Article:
Governor Pat Quinn today announced the signing of two bills into law that advance clean wind energy in Illinois. The new laws create a council to study offshore wind energy projects in Lake Michigan and clear the way for more wind energy projects throughout Illinois.
"These bills give the state additional tools to further enhance Illinois' growing renewable energy industry," Governor Quinn said. "A thriving green energy sector will further strengthen Illinois' economy, create jobs and boost our economic recovery."
House Bill 1558, sponsored by Rep. Robyn Gabel (D-Evanston) and Sen. Jeff Schoenberg (D-Evanston), creates the Lake Michigan Offshore Wind Energy Advisory Council within the Department of Natural Resources (IDNR). The council will review the potential for wind energy projects in the waters of Lake Michigan. It will be chaired by the director of the IDNR and will be made up of representatives from state agencies and organizations that include environmental, tourism, education and energy entities.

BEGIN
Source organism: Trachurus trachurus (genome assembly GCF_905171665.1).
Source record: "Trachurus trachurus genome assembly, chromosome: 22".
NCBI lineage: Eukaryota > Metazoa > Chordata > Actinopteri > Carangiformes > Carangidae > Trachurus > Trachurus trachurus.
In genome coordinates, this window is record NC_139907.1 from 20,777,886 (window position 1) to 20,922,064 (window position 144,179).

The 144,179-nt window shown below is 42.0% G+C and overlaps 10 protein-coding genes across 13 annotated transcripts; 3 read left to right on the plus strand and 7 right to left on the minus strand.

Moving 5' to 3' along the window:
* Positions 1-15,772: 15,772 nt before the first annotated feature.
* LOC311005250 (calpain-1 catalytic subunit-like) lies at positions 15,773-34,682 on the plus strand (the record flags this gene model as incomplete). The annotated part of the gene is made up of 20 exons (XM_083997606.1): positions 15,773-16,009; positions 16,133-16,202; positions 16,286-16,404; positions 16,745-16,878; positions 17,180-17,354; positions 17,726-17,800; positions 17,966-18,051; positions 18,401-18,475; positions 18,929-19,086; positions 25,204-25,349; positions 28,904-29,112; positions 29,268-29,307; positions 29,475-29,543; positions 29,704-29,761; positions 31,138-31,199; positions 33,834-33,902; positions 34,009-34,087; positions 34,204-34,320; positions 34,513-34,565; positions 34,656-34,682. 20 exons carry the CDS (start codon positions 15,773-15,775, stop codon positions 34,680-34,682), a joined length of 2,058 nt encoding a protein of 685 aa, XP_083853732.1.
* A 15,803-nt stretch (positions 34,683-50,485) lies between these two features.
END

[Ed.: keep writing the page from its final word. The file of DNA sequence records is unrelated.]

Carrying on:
"Offshore wind power provides our communities an incredible opportunity for clean and efficient energy, and helps our state achieve its energy independence goals," Gabel said. "With this unique opportunity, however, comes new challenges, and it is important that we undertake this process to set the right guidelines from the start. I would like to thank Governor Quinn for signing this into law."
After examining wildlife impact, protected habitats and recreational uses of Lake Michigan, the council will identify locations that would be appropriate for offshore wind development. The council will present its recommendations to the Governor and General Assembly by June 30, 2012. The law goes into effect immediately.
Governor Quinn also signed House Bill 1487, sponsored by Rep. Chad Hays (R-Catlin) and Sen. Mike Frerichs (D-Champaign). The new law creates the Renewable Energy Production District Act, which allows county boards to establish renewable energy districts or wind farm districts. Under the new law, such a district would receive approval through a voter referendum.
House Bill 1487 goes in effect immediately.